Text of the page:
Raja Ram Mohan Roy was born in a Brahmin family of Bengal. He knew many languages and had read Quran, Bible and the New Testament along with Hindu scriptures in great depth. Liberal education exposed him to different cultures and philosophies. Deeply moved by the plight of his brother’s widow, who had been forced to commit Sati, he was determined to uproot this social practice.

This led him to challenge other unfair social and religious practices prevalent at that time. He founded Brahmo Samaj in 1828. He was the first person to take an initiative to challenge the practice of Sati and it soon became his life-long crusade. He mobilized public opinion and cited the scriptures to show that this practice had no sanction in Hindu religion.

In the process he faced displeasure and enmity of orthodox Hindus. In his efforts he was supported by the then Governor General of India, Sir William Bentinck. A law was passed in 1829 making Sati illegal and punishable. He also made efforts to advocate widow re-marriage and condemned child marriage.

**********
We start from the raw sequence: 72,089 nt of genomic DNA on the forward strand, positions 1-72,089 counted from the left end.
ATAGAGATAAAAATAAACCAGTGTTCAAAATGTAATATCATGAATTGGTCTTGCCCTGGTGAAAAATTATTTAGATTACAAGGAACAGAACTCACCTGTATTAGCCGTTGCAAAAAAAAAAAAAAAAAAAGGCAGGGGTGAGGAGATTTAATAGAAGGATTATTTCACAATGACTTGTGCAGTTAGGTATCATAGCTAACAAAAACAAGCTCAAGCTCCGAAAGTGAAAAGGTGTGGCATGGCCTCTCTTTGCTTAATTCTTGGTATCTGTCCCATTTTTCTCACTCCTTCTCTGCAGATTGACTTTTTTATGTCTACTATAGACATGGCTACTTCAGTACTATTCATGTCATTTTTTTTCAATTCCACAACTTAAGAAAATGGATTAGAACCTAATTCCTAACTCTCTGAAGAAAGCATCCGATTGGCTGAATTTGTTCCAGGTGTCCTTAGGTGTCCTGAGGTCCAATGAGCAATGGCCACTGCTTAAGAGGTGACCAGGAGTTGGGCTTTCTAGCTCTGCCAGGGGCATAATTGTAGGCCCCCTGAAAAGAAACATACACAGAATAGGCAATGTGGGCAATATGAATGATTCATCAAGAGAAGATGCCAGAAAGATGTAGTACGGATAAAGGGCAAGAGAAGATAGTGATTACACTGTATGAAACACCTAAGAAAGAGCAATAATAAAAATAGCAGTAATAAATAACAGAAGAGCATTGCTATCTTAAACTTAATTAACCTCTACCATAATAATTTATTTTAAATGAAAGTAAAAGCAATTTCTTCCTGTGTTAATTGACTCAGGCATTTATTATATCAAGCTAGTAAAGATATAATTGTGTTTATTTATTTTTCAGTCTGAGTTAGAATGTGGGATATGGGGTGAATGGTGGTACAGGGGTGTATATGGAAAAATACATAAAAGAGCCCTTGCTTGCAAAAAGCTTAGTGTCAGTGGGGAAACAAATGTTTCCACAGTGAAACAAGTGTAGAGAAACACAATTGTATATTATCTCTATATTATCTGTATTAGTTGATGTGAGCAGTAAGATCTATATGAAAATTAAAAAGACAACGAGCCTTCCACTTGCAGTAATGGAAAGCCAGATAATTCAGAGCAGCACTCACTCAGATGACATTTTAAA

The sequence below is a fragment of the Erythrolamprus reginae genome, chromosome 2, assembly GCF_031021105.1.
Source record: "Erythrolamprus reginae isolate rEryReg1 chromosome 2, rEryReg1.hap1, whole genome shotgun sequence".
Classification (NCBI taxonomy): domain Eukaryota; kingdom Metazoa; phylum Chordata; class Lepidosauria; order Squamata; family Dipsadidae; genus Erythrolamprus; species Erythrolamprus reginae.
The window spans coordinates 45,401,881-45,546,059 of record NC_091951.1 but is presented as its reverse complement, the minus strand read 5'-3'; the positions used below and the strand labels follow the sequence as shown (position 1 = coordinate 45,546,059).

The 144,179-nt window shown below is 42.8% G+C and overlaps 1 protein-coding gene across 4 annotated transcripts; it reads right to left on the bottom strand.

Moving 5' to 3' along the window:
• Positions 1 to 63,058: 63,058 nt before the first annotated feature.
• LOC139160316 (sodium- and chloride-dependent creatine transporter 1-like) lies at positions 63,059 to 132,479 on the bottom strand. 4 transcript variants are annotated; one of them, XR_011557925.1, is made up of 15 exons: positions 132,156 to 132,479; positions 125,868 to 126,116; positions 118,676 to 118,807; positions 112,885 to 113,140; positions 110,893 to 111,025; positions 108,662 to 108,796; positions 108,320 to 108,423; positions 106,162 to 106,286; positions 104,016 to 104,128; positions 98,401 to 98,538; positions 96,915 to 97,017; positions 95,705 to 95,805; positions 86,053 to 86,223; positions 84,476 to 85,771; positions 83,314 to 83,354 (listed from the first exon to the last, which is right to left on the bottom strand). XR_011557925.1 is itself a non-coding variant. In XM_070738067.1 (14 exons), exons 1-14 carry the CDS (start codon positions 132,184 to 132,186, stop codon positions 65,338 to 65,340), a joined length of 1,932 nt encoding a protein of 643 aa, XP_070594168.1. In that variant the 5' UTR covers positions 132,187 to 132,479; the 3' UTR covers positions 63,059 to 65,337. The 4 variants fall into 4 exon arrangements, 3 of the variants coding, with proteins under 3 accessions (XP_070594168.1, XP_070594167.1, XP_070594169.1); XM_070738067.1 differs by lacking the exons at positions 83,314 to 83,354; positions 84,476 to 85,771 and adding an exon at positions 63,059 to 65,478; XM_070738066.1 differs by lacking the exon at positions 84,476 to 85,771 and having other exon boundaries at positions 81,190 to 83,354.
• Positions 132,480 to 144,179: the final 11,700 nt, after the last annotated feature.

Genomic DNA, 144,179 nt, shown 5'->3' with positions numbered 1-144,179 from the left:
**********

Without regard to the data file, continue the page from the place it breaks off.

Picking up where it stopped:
He represented a synthesis of the Eastern and the Western thoughts. An authority on the Vedas, Vedantas and Upanishads, he also took up the best in all religions as he was well versed in the scriptures. He advocated the importance of Vedas in reforming religion and upheld the fundamental unity among all religions. He held that all the principal ancient texts of the Hindus preached Monotheism (worship of one God) and opposed Polytheism (belief in more than one God). He was critical of idol worship and observance of meaningless rituals.

He strongly advocated the learning of English language, literature, scientific advancement and technology to modernize India. He maintained an English school in Calcutta at his own cost. Subjects like mechanics and philosophy were also taught among other subjects.

A Vedanta college was opened in 1825. Raja Ram Mohan Ray helped in the opening of the Hindu college in Calcutta for higher learning.